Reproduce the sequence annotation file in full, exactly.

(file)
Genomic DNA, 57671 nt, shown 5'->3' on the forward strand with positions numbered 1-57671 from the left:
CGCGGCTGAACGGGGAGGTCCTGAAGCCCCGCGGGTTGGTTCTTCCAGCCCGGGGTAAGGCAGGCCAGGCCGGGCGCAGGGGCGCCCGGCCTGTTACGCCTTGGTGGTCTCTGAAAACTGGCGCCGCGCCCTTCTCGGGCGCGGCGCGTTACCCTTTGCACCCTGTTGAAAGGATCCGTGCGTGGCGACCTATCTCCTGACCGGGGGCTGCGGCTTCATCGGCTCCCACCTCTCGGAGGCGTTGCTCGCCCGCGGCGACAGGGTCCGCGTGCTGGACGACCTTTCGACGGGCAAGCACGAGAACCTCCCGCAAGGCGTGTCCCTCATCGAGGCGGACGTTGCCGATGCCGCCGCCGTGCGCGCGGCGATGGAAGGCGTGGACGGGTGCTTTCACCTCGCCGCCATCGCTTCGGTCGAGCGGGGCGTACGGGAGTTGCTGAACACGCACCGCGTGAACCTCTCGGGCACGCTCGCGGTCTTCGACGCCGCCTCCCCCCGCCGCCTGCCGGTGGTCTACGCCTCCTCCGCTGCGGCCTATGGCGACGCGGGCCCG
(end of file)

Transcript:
Genomic DNA, 57671 nt, shown 5'->3' on the forward strand with positions numbered 1-57671 from the left:
CGCGGCTGAACGGGGAGGTCCTGAAGCCCCGCGGGTTGGTTCTTCCAGCCCGGGGTAAGGCAGGCCAGGCCGGGCGCAGGGGCGCCCGGCCTGTTACGCCTTGGTGGTCTCTGAAAACTGGCGCCGCGCCCTTCTCGGGCGCGGCGCGTTACCCTTTGCACCCTGTTGAAAGGATCCGTGCGTGGCGACCTATCTCCTGACCGGGGGCTGCGGCTTCATCGGCTCCCACCTCTCGGAGGCGTTGCTCGCCCGCGGCGACAGGGTCCGCGTGCTGGACGACCTTTCGACGGGCAAGCACGAGAACCTCCCGCAAGGCGTGTCCCTCATCGAGGCGGACGTTGCCGATGCCGCCGCCGTGCGCGCGGCGATGGAAGGCGTGGACGGGTGCTTTCACCTCGCCGCCATCGCTTCGGTCGAGCGGGGCGTACGGGAGTTGCTGAACACGCACCGCGTGAACCTCTCGGGCACGCTCGCGGTCTTCGACGCCGCCTCCCCCCGCCGCCTGCCGGTGGTCTACGCCTCCTCCGCTGCGGCCTATGGCGACGCGGGCCCG